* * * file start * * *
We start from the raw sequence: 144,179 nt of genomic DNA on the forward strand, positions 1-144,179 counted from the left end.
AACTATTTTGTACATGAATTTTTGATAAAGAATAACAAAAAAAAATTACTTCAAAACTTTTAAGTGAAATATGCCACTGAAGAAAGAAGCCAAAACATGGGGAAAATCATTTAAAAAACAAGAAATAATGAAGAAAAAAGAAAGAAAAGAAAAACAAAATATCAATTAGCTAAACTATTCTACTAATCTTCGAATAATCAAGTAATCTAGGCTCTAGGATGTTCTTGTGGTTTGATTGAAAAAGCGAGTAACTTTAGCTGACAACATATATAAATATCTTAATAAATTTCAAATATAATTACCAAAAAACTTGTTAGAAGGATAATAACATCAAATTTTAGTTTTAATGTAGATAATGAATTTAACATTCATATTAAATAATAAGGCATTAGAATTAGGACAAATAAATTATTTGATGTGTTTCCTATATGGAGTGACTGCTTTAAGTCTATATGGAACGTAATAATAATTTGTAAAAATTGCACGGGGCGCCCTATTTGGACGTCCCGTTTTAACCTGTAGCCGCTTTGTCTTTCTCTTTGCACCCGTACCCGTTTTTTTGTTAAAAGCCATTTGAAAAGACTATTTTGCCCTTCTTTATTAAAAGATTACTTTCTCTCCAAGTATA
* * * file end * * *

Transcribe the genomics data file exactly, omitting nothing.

We start from the raw sequence: 144,179 nt of genomic DNA on the forward strand, positions 1-144,179 counted from the left end.
AACTATTTTGTACATGAATTTTTGATAAAGAATAACAAAAAAAAATTACTTCAAAACTTTTAAGTGAAATATGCCACTGAAGAAAGAAGCCAAAACATGGGGAAAATCATTTAAAAAACAAGAAATAATGAAGAAAAAAGAAAGAAAAGAAAAACAAAATATCAATTAGCTAAACTATTCTACTAATCTTCGAATAATCAAGTAATCTAGGCTCTAGGATGTTCTTGTGGTTTGATTGAAAAAGCGAGTAACTTTAGCTGACAACATATATAAATATCTTAATAAATTTCAAATATAATTACCAAAAAACTTGTTAGAAGGATAATAACATCAAATTTTAGTTTTAATGTAGATAATGAATTTAACATTCATATTAAATAATAAGGCATTAGAATTAGGACAAATAAATTATTTGATGTGTTTCCTATATGGAGTGACTGCTTTAAGTCTATATGGAACGTAATAATAATTTGTAAAAATTGCACGGGGCGCCCTATTTGGACGTCCCGTTTTAACCTGTAGCCGCTTTGTCTTTCTCTTTGCACCCGTACCCGTTTTTTTGTTAAAAGCCATTTGAAAAGACTATTTTGCCCTTCTTTATTAAAAGATTACTTTCTCTCCAAGTATA